Dirk's lead evaporated in final weeks
Duncan and Garnett -- who both might have been centers instead of forwards in a different era -- have continually kept Nowitzki coming off the All-Star bench, not that there's any shame in that. But this time around it all seemed to be coming together for the Mavs' 7-footer.
The NBA's showcase weekend is back in North Texas for the first time in 24 years. Nowitzki is in the midst of a tremendous season, posting MVP-type numbers: 25.5 points and 7.9 rebounds in an iron-man-like 38.1 minutes a game. He's the only Mavs player who can consistently create his own shot, and he has carried Dallas to the Western Conference's No. 2 seed. A week ago he joined the league's exclusive 20,000-point club, a virtual pass into the Hall of Fame.[+] EnlargeD. Clarke Evans/Getty ImagesDirk Nowitzki has gotten the best of Tim Duncan in some of their on-court battles, but Duncan continues to rule the ballot box.
It seemed NBA fans had taken notice. As ridiculous as fan voting can be (see Allen Iverson and the exiled Tracy McGrady, who finally succumbed in fan voting to Steve Nash), the votes for the Western Conference starting forwards for the game at Cowboys Stadium made sense.
Throughout the voting process, Nowitzki maintained a hold on second place. He'd never catch Denver's Carmelo Anthony, and although his lead on Duncan continually shrunk with each periodical tally, Nowitzki took a 49,905-vote lead into the final two-week stretch of voting.
So when final tabulations Thursday evening revealed a massive swing of more than 113,000 votes had catapulted Duncan (1,156,696) beyond Nowitzki (1,093,005) and into the starting lineup by 63,691 votes, dropped jaws swept through the Mavericks' organization.
Owner Mark Cuban instantly took to his Twitter account: "No Dirk as a starter? Time to change the rules for voting." (More on that in a moment.)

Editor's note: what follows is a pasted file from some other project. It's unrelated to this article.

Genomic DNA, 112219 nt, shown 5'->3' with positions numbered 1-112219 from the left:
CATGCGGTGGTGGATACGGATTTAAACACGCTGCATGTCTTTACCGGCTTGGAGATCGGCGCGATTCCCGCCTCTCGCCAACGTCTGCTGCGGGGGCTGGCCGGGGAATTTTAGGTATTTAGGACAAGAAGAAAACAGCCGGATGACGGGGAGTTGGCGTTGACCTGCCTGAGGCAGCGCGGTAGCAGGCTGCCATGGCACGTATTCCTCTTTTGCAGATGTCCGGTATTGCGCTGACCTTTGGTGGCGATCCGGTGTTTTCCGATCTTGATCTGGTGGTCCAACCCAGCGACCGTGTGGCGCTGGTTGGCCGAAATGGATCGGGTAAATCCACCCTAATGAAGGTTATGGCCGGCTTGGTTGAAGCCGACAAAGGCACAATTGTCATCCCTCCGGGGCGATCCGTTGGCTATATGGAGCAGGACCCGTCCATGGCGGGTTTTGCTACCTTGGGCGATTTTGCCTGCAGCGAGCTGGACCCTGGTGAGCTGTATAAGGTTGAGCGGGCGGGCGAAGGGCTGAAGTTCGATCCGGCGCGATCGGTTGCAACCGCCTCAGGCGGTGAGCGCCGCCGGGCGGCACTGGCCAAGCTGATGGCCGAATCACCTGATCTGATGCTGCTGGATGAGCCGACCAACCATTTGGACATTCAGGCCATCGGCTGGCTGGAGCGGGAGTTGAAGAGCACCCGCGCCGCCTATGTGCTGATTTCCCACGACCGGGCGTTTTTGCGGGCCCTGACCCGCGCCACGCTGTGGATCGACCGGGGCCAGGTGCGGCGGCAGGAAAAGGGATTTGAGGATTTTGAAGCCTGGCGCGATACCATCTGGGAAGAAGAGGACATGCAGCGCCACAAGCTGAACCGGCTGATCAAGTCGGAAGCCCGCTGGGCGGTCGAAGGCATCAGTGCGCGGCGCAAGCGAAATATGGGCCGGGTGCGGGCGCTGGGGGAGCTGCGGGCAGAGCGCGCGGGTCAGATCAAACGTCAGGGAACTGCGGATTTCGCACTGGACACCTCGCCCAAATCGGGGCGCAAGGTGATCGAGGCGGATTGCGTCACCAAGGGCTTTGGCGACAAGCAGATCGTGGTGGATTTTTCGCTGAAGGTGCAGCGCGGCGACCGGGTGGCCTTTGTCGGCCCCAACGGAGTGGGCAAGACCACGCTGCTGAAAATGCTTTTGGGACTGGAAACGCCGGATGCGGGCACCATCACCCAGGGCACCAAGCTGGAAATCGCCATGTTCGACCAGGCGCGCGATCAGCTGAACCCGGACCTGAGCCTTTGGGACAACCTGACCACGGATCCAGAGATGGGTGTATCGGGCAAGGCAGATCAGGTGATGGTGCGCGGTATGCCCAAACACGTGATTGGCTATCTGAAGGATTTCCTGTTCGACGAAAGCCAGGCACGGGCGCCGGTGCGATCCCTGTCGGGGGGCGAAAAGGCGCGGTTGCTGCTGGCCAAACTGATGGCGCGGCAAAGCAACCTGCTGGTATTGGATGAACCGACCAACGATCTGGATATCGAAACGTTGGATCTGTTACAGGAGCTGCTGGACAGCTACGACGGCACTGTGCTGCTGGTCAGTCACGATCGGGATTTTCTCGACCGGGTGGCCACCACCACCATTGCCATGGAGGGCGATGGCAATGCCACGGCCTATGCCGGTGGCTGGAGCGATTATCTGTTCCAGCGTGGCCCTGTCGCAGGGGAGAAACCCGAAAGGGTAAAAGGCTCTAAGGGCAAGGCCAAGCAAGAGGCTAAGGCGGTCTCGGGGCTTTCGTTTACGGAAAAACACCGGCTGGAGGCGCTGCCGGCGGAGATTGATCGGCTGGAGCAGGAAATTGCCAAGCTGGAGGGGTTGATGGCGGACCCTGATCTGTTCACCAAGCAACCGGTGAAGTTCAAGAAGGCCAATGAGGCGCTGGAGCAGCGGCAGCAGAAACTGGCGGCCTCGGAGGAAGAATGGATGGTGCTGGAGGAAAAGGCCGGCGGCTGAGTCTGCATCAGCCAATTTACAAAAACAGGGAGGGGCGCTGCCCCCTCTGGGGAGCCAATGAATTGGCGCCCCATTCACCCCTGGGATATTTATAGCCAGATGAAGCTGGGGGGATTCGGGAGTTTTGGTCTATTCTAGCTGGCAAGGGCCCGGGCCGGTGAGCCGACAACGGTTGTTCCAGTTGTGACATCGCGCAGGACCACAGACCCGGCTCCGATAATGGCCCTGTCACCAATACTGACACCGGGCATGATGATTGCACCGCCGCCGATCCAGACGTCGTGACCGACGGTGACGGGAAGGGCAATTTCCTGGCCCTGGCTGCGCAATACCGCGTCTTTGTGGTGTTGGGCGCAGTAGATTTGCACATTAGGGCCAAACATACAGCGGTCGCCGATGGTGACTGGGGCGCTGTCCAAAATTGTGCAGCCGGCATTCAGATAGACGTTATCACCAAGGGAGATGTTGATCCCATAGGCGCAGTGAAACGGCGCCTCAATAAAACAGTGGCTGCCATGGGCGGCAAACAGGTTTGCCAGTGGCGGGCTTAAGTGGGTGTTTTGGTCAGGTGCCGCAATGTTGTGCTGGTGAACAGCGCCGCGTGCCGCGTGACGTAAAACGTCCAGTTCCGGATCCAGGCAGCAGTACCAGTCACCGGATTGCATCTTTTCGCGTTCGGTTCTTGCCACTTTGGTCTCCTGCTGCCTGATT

Nowitzki and the Mavs had an off night Thursday in Philadelphia before playing the 76ers on Friday. Nowitzki was not available for comment. Coach Rick Carlisle tried to speak for him.
"Dirk's unaffected," Carlisle said by phone. "These kinds of things don't define who he is as a person or a player. Knowing Dirk the last year-and-a-half, he's probably more disappointed because he knows how great it would have made Mark feel if he'd been voted a starter."
To be sure, Cuban isn't arguing that Duncan doesn't deserve the start. Duncan has had a terrific season, averaging 19.8 points and 10.4 rebounds, albeit for an underachieving Spurs team that might be in big trouble if not for Duncan's steadiness.
The questions is, why such a strong late surge? Did singularly focused Spurs fans stuff ballot boxes and go click-crazy on Internet voting in the final two weeks?
"No, I don't think Spurs fans stuff the ballots. Not at all," Cuban said Thursday evening via e-mail. "I think it has nothing to do with Duncan or Dirk. What I think happens is that fans vote for their favorite players on their favorite teams, maybe one other favorite like a LeBron. But, after that, could care less about most of the other players they vote for and probably try to choose anyone but who they think could replace their favorite player."